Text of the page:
Our blog this month unravels a mystery that has lain unsolved for several years. Just how did an original and autographed manuscript of the dramatic poem Pugachov, by the Russian poet Sergei Esenin, come into the hands of the London Library? The manuscript was acquired by The Library in 1934 and has recently been confirmed as an original by The Gorky Institute of World Literature in Moscow. But until now the history of how it made its way from a Russia ravaged by civil war in the 1920s to the safe haven of St James’s Square in London was unknown. Claudia Ricci, The London Library’s Russian specialist has been on the detective trail....
Up to now, it was believed that the manuscript may have been left by Esenin in Berlin when he toured there in 1922 with his wife, the American actress Isadora Duncan. It made sense that the document would have been subsequently acquired via the antiquarian book trade.
Claudia’s recent research unveils a more intimate link involving a 1921 journey through the famine of the Southern Volga and into a ruined Moscow. The journey ends in a tiny bookshop staffed by a group of impoverished intellectuals and writers, including Esenin himself. It appears that far from being a chance find picked up through the Berlin book trade, the manuscript was handed over by Esenin in person, who completed it at speed so it could make its way out of a war-torn Russia where the hope of it ever being published must have seemed impossibly remote. Claudia may at last have solved the mystery of the provenance of a document that the Gorky Institute have described as a gem.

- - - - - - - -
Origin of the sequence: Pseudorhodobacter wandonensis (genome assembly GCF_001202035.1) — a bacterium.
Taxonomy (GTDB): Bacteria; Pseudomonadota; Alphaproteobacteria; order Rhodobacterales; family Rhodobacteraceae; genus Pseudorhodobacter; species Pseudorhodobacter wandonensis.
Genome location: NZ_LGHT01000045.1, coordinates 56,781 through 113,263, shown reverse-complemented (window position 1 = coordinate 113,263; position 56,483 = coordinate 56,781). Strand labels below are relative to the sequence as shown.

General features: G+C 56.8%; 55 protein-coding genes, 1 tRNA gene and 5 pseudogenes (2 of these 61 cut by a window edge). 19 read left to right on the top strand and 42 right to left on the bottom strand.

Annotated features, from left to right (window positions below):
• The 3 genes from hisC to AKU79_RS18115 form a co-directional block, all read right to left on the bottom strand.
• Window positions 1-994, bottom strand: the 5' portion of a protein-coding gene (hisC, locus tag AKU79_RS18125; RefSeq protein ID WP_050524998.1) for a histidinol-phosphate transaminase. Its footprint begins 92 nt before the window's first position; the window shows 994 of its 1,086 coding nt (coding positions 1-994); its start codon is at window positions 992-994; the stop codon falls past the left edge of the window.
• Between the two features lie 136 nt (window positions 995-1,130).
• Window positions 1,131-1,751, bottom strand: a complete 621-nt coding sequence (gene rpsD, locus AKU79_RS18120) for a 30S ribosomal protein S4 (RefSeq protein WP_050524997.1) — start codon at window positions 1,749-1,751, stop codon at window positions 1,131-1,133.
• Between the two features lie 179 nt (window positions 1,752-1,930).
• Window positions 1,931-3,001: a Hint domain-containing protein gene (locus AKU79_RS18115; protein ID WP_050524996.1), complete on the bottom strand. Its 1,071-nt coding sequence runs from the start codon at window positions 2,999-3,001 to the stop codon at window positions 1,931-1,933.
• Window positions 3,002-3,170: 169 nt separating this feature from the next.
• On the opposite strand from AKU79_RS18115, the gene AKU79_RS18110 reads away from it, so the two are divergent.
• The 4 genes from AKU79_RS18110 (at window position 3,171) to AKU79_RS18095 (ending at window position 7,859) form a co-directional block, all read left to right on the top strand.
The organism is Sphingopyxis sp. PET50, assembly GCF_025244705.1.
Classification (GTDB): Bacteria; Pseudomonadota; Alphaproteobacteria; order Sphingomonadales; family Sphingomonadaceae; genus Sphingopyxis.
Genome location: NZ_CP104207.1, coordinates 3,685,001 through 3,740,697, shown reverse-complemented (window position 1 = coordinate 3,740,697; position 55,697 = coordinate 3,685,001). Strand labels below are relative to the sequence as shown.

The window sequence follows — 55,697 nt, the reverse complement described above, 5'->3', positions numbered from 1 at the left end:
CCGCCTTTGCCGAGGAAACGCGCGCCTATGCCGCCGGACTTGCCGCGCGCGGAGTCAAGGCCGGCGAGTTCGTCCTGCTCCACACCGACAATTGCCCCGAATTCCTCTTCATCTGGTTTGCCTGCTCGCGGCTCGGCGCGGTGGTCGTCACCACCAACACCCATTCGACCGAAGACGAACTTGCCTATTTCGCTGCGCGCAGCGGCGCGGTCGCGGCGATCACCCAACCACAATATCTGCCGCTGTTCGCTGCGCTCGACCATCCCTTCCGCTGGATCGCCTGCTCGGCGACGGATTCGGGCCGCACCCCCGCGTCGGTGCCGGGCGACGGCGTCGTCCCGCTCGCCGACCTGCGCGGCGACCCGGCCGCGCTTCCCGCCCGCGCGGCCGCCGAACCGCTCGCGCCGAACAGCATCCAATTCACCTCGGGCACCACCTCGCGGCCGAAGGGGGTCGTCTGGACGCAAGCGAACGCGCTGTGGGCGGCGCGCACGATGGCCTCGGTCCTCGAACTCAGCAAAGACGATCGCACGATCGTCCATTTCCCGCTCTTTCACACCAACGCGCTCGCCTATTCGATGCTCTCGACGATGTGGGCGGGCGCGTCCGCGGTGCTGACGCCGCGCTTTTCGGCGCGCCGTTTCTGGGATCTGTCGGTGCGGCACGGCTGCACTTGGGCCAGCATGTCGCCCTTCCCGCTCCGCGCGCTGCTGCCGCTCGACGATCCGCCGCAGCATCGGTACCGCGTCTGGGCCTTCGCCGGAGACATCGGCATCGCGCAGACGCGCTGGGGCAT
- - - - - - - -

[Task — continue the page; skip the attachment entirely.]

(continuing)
Read the full story of A Mystery Solved in Claudia's latest blog.
Claudia Ricci will be speaking at the conference “Sergei Esenin: his personality, work and times: commemorating the 120th anniversary of his birth”, organised by The Gorky Institute of World Literature in Moscow (Russian Academy of Sciences), Sep. 23-26, 2015. http://www.imli.ru/events/show/_2017/Sergej-Esenin-Lichnost-Tvorchestvo-Epoha-K-120-letiyu/